This is weird: Paul George is listed under ingredients, but you can’t taste him. Paul George keeps bringing up the possibility of buying a bigger TV he never actually purchases. His interests include music and hanging out and his politics are having responsible conversations about important issues. Paul George has responded to your dinner invite in a way that makes it unclear whether or not he is coming, or indeed if he has ever eaten at a restaurant. Everybody respects Paul George, but nobody trusts him. Not for any insidious reason; it’s just that the guy has a personality like a shifting fog.
He’s had a career of surges and false starts. Nobody knew what he would become when he was drafted 10th overall out of Fresno State. DraftExpress in 2010: “his physical profile is spectacular for a wing… teams are going to have to do their homework on his intangibles to see if he’s capable of developing into the type of player his athleticism could permit him to be in the long run.” George was built like Tracy McGrady, but his game was about as polished at age 20 as T-Mac’s was at 18. It unsurprisingly took George a couple years to adapt to the NBA. He needed to put on some muscle, work on his handle. But by his third season, he was an emerging talent, and in his fourth season, he played like an MVP candidate through the first half; and though he dwindled a bit in the second, he established himself as one of the best young players in the league.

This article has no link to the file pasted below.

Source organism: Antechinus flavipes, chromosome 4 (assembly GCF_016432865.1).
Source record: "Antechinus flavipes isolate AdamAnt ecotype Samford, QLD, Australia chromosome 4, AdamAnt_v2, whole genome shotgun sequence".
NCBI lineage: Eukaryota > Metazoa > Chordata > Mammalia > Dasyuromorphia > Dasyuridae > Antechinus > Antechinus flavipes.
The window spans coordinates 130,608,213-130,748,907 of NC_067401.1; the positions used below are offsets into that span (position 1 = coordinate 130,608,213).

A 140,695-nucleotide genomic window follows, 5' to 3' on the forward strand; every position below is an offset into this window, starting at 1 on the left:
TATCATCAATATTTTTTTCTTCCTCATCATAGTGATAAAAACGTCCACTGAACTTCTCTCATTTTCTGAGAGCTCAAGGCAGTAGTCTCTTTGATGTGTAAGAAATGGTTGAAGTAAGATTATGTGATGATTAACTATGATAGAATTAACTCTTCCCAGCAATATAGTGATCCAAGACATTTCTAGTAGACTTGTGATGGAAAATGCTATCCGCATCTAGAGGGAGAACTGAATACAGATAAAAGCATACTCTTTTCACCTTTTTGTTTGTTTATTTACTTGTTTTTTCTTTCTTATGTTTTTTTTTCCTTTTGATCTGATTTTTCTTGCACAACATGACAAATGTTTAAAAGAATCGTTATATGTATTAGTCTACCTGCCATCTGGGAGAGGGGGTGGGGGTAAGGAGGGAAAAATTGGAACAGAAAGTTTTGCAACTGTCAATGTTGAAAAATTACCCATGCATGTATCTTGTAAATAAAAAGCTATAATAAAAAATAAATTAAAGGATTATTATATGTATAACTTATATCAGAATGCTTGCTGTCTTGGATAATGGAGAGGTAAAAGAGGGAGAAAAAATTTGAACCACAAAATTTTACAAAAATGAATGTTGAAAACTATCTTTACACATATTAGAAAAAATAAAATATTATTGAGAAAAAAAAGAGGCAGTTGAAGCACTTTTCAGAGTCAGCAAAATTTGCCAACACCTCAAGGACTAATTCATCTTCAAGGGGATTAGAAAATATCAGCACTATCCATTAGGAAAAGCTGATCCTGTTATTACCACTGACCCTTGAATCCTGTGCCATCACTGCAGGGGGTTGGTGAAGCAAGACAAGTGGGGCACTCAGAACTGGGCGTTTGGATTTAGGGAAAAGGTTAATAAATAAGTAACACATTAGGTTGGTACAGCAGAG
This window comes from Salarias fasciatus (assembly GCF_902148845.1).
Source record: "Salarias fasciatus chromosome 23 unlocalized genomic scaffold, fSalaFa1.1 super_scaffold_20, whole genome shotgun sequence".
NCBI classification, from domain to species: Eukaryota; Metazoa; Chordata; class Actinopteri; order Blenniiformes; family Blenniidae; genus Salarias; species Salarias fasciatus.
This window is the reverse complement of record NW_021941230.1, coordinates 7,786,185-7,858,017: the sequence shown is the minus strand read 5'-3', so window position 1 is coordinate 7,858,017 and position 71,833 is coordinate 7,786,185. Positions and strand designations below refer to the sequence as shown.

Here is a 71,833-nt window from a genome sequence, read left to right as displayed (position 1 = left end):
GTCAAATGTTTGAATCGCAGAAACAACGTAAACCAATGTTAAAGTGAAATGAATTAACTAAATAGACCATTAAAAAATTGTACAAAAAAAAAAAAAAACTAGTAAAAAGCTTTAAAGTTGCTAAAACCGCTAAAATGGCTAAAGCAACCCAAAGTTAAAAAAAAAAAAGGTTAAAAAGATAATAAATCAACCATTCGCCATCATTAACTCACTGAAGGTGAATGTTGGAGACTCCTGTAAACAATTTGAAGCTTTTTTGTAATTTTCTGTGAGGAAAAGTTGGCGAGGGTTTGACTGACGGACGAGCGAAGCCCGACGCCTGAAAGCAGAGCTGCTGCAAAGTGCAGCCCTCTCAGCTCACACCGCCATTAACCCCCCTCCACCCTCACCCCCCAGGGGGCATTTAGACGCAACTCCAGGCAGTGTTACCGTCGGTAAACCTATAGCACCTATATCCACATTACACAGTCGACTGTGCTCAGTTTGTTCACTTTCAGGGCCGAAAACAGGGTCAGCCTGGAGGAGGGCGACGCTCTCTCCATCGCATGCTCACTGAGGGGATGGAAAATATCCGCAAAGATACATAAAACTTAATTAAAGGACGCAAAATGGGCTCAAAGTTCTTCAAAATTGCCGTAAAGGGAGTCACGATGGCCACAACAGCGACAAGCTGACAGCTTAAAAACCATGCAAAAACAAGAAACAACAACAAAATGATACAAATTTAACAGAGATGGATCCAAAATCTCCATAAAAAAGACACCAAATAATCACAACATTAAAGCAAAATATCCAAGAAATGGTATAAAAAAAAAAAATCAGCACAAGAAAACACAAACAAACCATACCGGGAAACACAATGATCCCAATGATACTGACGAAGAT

The following summer, he snapped his leg in two during a glorified Team USA scrimmage, which cost him nearly all of the 2014-15 season. He came back slightly rusty the next year, then with a vengeance in 16-17. After informing management that he wanted to stay in Indiana long-term, George pulled an about-face during the 2017 offseason, telling Kevin Pritchard — who apparently knew him about as well as the rest of us — that he wouldn’t be signing an extension and would walk the following offseason if he wasn’t traded. So Pritchard shipped his star to the Thunder.